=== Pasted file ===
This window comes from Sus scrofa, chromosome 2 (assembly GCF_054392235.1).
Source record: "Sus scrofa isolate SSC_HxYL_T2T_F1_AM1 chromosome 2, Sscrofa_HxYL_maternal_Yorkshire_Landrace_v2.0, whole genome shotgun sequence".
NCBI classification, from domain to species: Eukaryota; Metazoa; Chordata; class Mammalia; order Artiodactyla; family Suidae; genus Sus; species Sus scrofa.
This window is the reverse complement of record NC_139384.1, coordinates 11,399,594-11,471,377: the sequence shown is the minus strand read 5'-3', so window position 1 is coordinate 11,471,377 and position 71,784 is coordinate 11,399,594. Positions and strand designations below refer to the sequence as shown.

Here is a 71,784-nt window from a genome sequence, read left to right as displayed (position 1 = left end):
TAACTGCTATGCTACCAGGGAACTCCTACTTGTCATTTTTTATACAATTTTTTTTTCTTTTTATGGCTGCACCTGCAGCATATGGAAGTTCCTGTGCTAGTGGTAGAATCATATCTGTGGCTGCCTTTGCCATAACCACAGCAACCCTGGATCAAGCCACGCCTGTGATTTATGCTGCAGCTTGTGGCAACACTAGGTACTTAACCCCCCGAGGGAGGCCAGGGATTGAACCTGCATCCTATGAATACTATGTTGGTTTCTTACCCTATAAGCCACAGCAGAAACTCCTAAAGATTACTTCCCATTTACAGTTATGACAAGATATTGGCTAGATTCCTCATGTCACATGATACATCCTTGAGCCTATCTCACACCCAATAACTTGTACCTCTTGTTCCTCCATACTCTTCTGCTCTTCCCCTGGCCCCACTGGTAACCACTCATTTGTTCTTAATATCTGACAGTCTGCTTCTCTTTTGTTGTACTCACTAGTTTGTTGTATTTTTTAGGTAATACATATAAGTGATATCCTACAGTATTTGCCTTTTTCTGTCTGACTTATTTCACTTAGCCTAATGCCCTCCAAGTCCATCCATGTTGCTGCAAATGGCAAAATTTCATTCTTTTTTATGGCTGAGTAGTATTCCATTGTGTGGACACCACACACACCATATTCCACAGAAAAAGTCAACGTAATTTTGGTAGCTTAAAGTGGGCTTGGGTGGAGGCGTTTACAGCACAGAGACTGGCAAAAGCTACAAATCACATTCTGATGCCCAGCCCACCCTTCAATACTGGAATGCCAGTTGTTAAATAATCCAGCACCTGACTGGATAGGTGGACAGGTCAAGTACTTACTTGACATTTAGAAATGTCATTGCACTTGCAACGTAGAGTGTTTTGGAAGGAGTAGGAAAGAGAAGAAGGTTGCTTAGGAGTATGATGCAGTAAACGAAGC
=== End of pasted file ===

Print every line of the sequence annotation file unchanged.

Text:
This window comes from Sus scrofa, chromosome 2 (assembly GCF_054392235.1).
Source record: "Sus scrofa isolate SSC_HxYL_T2T_F1_AM1 chromosome 2, Sscrofa_HxYL_maternal_Yorkshire_Landrace_v2.0, whole genome shotgun sequence".
NCBI classification, from domain to species: Eukaryota; Metazoa; Chordata; class Mammalia; order Artiodactyla; family Suidae; genus Sus; species Sus scrofa.
This window is the reverse complement of record NC_139384.1, coordinates 11,399,594-11,471,377: the sequence shown is the minus strand read 5'-3', so window position 1 is coordinate 11,471,377 and position 71,784 is coordinate 11,399,594. Positions and strand designations below refer to the sequence as shown.

Here is a 71,784-nt window from a genome sequence, read left to right as displayed (position 1 = left end):
TAACTGCTATGCTACCAGGGAACTCCTACTTGTCATTTTTTATACAATTTTTTTTTCTTTTTATGGCTGCACCTGCAGCATATGGAAGTTCCTGTGCTAGTGGTAGAATCATATCTGTGGCTGCCTTTGCCATAACCACAGCAACCCTGGATCAAGCCACGCCTGTGATTTATGCTGCAGCTTGTGGCAACACTAGGTACTTAACCCCCCGAGGGAGGCCAGGGATTGAACCTGCATCCTATGAATACTATGTTGGTTTCTTACCCTATAAGCCACAGCAGAAACTCCTAAAGATTACTTCCCATTTACAGTTATGACAAGATATTGGCTAGATTCCTCATGTCACATGATACATCCTTGAGCCTATCTCACACCCAATAACTTGTACCTCTTGTTCCTCCATACTCTTCTGCTCTTCCCCTGGCCCCACTGGTAACCACTCATTTGTTCTTAATATCTGACAGTCTGCTTCTCTTTTGTTGTACTCACTAGTTTGTTGTATTTTTTAGGTAATACATATAAGTGATATCCTACAGTATTTGCCTTTTTCTGTCTGACTTATTTCACTTAGCCTAATGCCCTCCAAGTCCATCCATGTTGCTGCAAATGGCAAAATTTCATTCTTTTTTATGGCTGAGTAGTATTCCATTGTGTGGACACCACACACACCATATTCCACAGAAAAAGTCAACGTAATTTTGGTAGCTTAAAGTGGGCTTGGGTGGAGGCGTTTACAGCACAGAGACTGGCAAAAGCTACAAATCACATTCTGATGCCCAGCCCACCCTTCAATACTGGAATGCCAGTTGTTAAATAATCCAGCACCTGACTGGATAGGTGGACAGGTCAAGTACTTACTTGACATTTAGAAATGTCATTGCACTTGCAACGTAGAGTGTTTTGGAAGGAGTAGGAAAGAGAAGAAGGTTGCTTAGGAGTATGATGCAGTAAACGAAGC